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I've noticed that certifications seem to be a big part of the IT Security Professional (non-development), but have not seen the same attention being given/required of the software development engineer that focuses on application security or building security software.

Am I wrong, and just not seeing it? Or is it true that security certifications aren't as much needed for devs vs general it professional (network engineers, admins, etc)?

I guess ultimately my question is, will certifications be required for a software development engineer that specializes in software security, SDLC, mostly application security (with some/little hints of network security)?

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There are not many security certifications for developers. The simple reason is that there would have to be certs for every language and trend. And considering that trends swing wildly from year to year, there is not enough time to develop a robust security certification that will not be laughed at while the trend is still relevant.

Dev communities opt for calling secure libraries, on-the-job training around secure coding, and testing.

There are general secure coding certs, but they are so general that few people take them seriously.

This is a situation that is not going to change while the innovation cycle in software development is so tight.

IT/Networking pros have a much more stable environment to work in, so the certifications have a chance to grow and mature. Firewalls are firewalls, the only change from situation to situation is the syntax. Phishing is phishing and the hallmarks, how to identify, how to block, and how to educate users has not changed in years.

Could the IT end of things have a much tighter innovation cycle? Yes. But we have been working for so many years to get the basics right, that there is little need for attackers or defenders to innovate. So, the common body of knowledge remains stable, making it possible to certify against that common body of knowledge.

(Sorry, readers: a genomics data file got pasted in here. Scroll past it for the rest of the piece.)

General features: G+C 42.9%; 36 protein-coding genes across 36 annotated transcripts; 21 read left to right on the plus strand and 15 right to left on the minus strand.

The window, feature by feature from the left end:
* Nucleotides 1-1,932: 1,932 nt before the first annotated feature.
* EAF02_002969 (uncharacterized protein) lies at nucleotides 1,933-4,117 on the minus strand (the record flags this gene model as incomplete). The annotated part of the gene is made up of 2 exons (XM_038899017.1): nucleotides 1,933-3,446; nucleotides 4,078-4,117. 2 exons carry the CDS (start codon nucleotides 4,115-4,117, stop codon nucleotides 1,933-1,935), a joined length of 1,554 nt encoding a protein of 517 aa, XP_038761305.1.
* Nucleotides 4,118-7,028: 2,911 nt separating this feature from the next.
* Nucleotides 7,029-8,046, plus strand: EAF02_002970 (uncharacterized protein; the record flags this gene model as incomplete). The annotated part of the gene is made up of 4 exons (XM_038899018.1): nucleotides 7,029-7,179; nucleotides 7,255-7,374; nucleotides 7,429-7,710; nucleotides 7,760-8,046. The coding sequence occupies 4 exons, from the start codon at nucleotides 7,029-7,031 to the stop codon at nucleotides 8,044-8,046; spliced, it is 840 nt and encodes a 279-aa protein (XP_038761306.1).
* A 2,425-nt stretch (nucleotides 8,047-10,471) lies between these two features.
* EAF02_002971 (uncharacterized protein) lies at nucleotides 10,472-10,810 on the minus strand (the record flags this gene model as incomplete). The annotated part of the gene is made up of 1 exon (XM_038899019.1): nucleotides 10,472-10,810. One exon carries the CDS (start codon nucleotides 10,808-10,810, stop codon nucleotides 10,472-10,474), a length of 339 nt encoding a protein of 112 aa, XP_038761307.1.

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In my experience, true programmers laugh at certifications (most of the time for good reason). They care much more about the projects you have worked on.

Some jobs and companies value industry certificates much higher than others. Many companies really just use it as a check box to weed out applications for jobs. There are many certifications out there so I believe it's really difficult to say x is better than y.

But, in general it helps to have certifications such as a CISSP in the information security realm. This certification is usually desired by employers. There are other certifications for information security but this is just a example. I would look at the current job market and try to see what the majority of companies want. It is very tough to say whether they will be "required" but I would say no. In summary, valuable certificates only increase your value and help you get your foot in the door in the software/information security industry.

  • Thanks for the input. Actually, I was asking about the developer that focuses on app security, not about the general IT security person. I'm aware that the general IT person is required to have loads of certifications, but I've not heard the same for devs. So I was wondering if I missed something. Thanks – danutz_plusplus Mar 25 '18 at 14:25
  • I see, I edited my answer. But the top remains true. Most of the developers/programmers I've worked with want to see what you have done in projects and the results. They couldn't care less that you studied for a test and passed – pm1391 Mar 25 '18 at 15:00
  • Yeah, that's been my experience as well, but was wondering how the environment is vs what I've heard for IT/Network Security in general. I'm guessing that if your responsability is writing secure code or actually writing security apps, there's not so much need to prove via a test what you've obviously proven by actually writing code. Thanks for the discussion again – danutz_plusplus Mar 25 '18 at 15:33

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